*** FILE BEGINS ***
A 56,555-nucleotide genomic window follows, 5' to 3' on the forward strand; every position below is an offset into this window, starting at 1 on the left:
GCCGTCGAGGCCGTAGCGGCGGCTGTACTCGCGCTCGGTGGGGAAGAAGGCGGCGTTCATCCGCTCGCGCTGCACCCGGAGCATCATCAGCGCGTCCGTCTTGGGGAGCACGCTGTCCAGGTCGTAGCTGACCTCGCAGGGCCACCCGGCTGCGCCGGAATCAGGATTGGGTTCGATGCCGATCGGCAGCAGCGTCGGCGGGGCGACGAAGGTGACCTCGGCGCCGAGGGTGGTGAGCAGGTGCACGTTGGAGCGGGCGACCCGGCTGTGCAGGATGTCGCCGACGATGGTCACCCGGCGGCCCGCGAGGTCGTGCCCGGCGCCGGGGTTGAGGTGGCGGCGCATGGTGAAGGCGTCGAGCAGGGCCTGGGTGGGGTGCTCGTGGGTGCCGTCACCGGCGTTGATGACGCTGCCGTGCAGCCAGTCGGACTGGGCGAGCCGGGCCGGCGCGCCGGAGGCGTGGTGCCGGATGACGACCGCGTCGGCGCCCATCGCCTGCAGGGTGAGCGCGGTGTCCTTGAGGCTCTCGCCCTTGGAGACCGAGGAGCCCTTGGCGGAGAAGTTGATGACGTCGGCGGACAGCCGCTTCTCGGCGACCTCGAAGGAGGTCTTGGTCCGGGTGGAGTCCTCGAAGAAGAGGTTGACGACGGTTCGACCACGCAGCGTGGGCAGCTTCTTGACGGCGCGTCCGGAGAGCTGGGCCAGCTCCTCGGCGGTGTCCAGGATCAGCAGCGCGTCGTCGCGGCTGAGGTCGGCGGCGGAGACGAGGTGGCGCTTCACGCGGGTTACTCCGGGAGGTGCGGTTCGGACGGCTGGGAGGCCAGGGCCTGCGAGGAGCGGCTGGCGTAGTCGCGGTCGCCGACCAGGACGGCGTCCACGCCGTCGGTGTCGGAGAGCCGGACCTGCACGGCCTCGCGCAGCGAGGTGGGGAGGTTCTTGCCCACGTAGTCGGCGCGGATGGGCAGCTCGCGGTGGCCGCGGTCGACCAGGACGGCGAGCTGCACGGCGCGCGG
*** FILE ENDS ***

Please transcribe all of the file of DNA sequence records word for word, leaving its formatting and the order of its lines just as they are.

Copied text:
A 56,555-nucleotide genomic window follows, 5' to 3' on the forward strand; every position below is an offset into this window, starting at 1 on the left:
GCCGTCGAGGCCGTAGCGGCGGCTGTACTCGCGCTCGGTGGGGAAGAAGGCGGCGTTCATCCGCTCGCGCTGCACCCGGAGCATCATCAGCGCGTCCGTCTTGGGGAGCACGCTGTCCAGGTCGTAGCTGACCTCGCAGGGCCACCCGGCTGCGCCGGAATCAGGATTGGGTTCGATGCCGATCGGCAGCAGCGTCGGCGGGGCGACGAAGGTGACCTCGGCGCCGAGGGTGGTGAGCAGGTGCACGTTGGAGCGGGCGACCCGGCTGTGCAGGATGTCGCCGACGATGGTCACCCGGCGGCCCGCGAGGTCGTGCCCGGCGCCGGGGTTGAGGTGGCGGCGCATGGTGAAGGCGTCGAGCAGGGCCTGGGTGGGGTGCTCGTGGGTGCCGTCACCGGCGTTGATGACGCTGCCGTGCAGCCAGTCGGACTGGGCGAGCCGGGCCGGCGCGCCGGAGGCGTGGTGCCGGATGACGACCGCGTCGGCGCCCATCGCCTGCAGGGTGAGCGCGGTGTCCTTGAGGCTCTCGCCCTTGGAGACCGAGGAGCCCTTGGCGGAGAAGTTGATGACGTCGGCGGACAGCCGCTTCTCGGCGACCTCGAAGGAGGTCTTGGTCCGGGTGGAGTCCTCGAAGAAGAGGTTGACGACGGTTCGACCACGCAGCGTGGGCAGCTTCTTGACGGCGCGTCCGGAGAGCTGGGCCAGCTCCTCGGCGGTGTCCAGGATCAGCAGCGCGTCGTCGCGGCTGAGGTCGGCGGCGGAGACGAGGTGGCGCTTCACGCGGGTTACTCCGGGAGGTGCGGTTCGGACGGCTGGGAGGCCAGGGCCTGCGAGGAGCGGCTGGCGTAGTCGCGGTCGCCGACCAGGACGGCGTCCACGCCGTCGGTGTCGGAGAGCCGGACCTGCACGGCCTCGCGCAGCGAGGTGGGGAGGTTCTTGCCCACGTAGTCGGCGCGGATGGGCAGCTCGCGGTGGCCGCGGTCGACCAGGACGGCGAGCTGCACGGCGCGCGG